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For Once, Trump Is Right: Our Allies Need To Ante Up For Security

Republican presidential candidate Donald Trump is pictured in his office at Trump Tower, Tuesday, May 10, 2016, in New York. (Mary Altaffer/AP)MoreCloseclosemore
Republican presidential candidate Donald Trump is pictured in his office at Trump Tower, Tuesday, May 10, 2016, in New York. (Mary Altaffer/AP)

He’s called Mexicans rapists, pledged to make them pay for a wall between us and mused about the usefulness of torture. But believe it or not, Donald Trump agrees with President Obama on at least one matter of international relation: Our European friends are stiffing us on the bill for their own defense. Now that Republicans have settled on their nominee for Obama's job, Trump’s policies, or what passes for them, will be scrutinized. On this one, he’s right.

That sentence makes the gag reflex kick in. This is a man, after all, who criticizes Obama’s sensible deal with Iran to curb that country’s nuclear drive, and whose excursion into foreign policy speechmaking last month left analysts head-scratching over omissions and seeming contradictions. Trump pledged cooperation with Muslim allies while banning Muslim immigrants and brandished a tariff saber at China while saying he’d persuade that country to make North Korea play nice. The speech had its share of the billionaire’s boilerplate bombast (“President Obama has weakened our military by weakening our economy. He’s crippled us with wasteful spending, massive debt, low growth, a huge trade deficit and open borders.”)

There’s simply no good reason why wealthy nations can’t pay more to protect themselves.

But when he added that “our allies must contribute toward their financial, political and human costs … of our tremendous security burden,” he repeated a generations-old meme of American leadership.

I’ll show a bit of middle-aged leg: I remember the 1980s’ call for such “burden sharing” from progressive politicians like Colorado Congresswoman Pat Schroeder. Almost two decades into the 21st century, we’re still bearing, not sharing, the bulk of the burden.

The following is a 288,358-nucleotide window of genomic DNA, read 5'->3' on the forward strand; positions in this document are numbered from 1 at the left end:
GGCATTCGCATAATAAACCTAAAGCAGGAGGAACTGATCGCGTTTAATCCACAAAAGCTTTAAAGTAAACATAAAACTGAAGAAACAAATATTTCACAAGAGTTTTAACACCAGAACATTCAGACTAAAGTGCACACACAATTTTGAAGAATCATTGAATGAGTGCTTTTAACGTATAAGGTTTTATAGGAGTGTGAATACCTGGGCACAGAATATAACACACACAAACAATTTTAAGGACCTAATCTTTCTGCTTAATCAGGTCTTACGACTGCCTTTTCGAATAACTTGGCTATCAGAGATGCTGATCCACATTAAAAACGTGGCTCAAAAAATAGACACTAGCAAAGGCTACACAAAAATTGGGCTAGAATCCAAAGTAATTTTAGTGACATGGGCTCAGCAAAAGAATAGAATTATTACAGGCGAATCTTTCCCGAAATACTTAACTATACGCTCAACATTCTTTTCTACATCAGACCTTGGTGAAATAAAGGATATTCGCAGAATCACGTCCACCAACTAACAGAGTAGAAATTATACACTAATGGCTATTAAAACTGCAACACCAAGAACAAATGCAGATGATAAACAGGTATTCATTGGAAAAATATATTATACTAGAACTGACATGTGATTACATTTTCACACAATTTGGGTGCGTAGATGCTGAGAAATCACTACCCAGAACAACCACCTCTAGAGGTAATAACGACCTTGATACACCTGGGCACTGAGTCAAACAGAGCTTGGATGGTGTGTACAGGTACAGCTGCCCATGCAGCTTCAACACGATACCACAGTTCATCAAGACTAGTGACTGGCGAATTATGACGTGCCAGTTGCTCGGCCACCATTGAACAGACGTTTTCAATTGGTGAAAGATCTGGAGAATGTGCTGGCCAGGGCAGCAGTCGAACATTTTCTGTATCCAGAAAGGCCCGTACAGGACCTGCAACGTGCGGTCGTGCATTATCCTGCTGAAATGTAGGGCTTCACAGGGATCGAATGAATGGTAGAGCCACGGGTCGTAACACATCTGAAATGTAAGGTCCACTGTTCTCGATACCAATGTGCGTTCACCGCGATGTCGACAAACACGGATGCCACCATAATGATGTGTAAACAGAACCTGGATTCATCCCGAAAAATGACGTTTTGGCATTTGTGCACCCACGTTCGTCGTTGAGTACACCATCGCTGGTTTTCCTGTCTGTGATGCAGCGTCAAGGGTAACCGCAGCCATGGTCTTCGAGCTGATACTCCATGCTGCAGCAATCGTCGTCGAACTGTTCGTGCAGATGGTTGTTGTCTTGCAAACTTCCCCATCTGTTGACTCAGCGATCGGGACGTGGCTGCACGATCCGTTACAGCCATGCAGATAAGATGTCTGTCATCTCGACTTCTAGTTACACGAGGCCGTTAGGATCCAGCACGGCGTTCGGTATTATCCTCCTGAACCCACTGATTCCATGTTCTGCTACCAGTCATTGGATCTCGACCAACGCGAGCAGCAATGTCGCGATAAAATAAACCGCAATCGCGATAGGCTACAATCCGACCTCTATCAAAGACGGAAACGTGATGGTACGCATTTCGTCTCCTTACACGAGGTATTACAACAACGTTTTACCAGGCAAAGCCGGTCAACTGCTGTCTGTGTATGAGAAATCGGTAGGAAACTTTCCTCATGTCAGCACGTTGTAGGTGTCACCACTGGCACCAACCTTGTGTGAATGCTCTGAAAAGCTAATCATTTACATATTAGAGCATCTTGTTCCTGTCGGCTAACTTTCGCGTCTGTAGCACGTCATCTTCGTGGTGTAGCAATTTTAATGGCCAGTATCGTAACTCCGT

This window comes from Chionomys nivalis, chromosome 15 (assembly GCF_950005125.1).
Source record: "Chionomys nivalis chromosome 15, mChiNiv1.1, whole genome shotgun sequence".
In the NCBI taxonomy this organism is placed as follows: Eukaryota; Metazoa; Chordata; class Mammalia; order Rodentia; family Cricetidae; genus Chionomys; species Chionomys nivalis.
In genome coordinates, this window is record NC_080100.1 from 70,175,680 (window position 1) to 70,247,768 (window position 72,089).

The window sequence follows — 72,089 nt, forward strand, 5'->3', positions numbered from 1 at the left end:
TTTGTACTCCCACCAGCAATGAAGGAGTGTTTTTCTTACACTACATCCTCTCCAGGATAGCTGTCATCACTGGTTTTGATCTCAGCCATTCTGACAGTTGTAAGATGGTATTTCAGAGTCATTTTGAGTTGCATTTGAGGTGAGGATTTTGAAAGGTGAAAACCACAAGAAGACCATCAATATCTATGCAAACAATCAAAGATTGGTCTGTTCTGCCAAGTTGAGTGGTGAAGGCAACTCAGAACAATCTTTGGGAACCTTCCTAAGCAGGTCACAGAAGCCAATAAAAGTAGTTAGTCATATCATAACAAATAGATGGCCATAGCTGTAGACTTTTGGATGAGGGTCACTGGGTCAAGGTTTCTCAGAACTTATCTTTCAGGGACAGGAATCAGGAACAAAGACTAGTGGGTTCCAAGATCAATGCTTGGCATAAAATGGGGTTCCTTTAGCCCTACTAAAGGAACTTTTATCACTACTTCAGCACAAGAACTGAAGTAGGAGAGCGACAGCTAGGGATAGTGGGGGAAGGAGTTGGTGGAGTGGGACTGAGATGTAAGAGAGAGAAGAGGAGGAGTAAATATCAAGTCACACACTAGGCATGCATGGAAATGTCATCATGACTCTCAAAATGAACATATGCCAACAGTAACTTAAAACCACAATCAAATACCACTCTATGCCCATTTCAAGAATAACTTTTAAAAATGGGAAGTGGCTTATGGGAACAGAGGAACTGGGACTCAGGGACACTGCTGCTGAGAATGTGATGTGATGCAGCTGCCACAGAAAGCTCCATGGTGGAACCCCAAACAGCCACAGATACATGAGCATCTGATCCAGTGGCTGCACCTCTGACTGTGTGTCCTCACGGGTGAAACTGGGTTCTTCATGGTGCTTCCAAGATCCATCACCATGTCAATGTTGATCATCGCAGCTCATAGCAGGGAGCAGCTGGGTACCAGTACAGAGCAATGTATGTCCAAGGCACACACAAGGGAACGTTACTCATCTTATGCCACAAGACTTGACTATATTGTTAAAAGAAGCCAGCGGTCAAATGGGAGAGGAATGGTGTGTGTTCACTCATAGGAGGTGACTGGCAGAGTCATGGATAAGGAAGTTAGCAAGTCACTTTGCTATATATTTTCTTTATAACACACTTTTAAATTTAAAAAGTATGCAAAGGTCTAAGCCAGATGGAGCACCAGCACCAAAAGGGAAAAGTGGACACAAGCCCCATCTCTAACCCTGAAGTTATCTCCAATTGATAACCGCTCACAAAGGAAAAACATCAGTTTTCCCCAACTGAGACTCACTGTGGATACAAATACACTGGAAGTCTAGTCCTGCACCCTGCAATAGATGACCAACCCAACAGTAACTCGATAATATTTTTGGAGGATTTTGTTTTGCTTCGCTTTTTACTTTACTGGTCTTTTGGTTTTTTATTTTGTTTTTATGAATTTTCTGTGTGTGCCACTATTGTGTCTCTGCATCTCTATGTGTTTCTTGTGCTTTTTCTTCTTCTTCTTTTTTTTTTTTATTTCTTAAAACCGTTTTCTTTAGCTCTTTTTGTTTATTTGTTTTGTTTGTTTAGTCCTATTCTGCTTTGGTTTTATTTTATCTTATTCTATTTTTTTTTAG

Despite Obama’s urging our NATO allies to dedicate 2 percent of gross domestic product to defense — and despite Europe’s concern about growing Russian belligerence — a report last year found that only four of our 27 alliance allies hit the target. We cover three quarters of NATO spending.

“We have spent trillions of dollars over time,” Trump said in his speech, “on planes, missiles, ships, equipment, building up our military to provide a strong defense for Europe and Asia. The countries we are defending must pay for the cost of this defense …” That imperative becomes even clearer when you look at the poor, current state of defense spending overall.

At $600 billion annually, the U.S. military budget is half again as big in inflation-adjusted terms as it was before 9/11, yet we have fewer active duty and reserve troops, even after two wars in Afghanistan and Iraq. Meanwhile, unnecessary military bases and over-budget weapons continue sucking away the taxpayers’ money. In other words, we’re spending, and wasting, billions on the military.

I’m not arguing that Trump is fit to be commander-in-chief ... but he’s channeling the wisdom of generations of American defense thinkers

Getting the Europeans to ante up isn’t isolationist. There’s simply no good reason why wealthy nations can’t pay more to protect themselves. Failing to do so, suggests Stephen Kinzer, a Brown University senior fellow in international affairs, is not only a waste of American money, it imperils our interests:

“The United States no longer needs to militarily dominate Europe. If European countries feel sufficiently threatened to want to maintain a military alliance, they should do so. As long as the United States continues to dominate NATO, however, we subsidize European countries that are unwilling to pay for their own defense and remove any incentive for them to see accommodation with Russia—while preventing the improvement of US-Russian relations, which would strengthen our security.”

I’m not arguing that Trump is fit to be commander-in-chief. By temperament and inexperience, he’s not. But he’s channeling the wisdom of generations of American defense thinkers in calling for more equitable burden sharing. Whoever wins in November must become a pain in our allies’ necks on this.

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Rich Barlow Cognoscenti contributor
Rich Barlow writes for BU Today, Boston University's news website.

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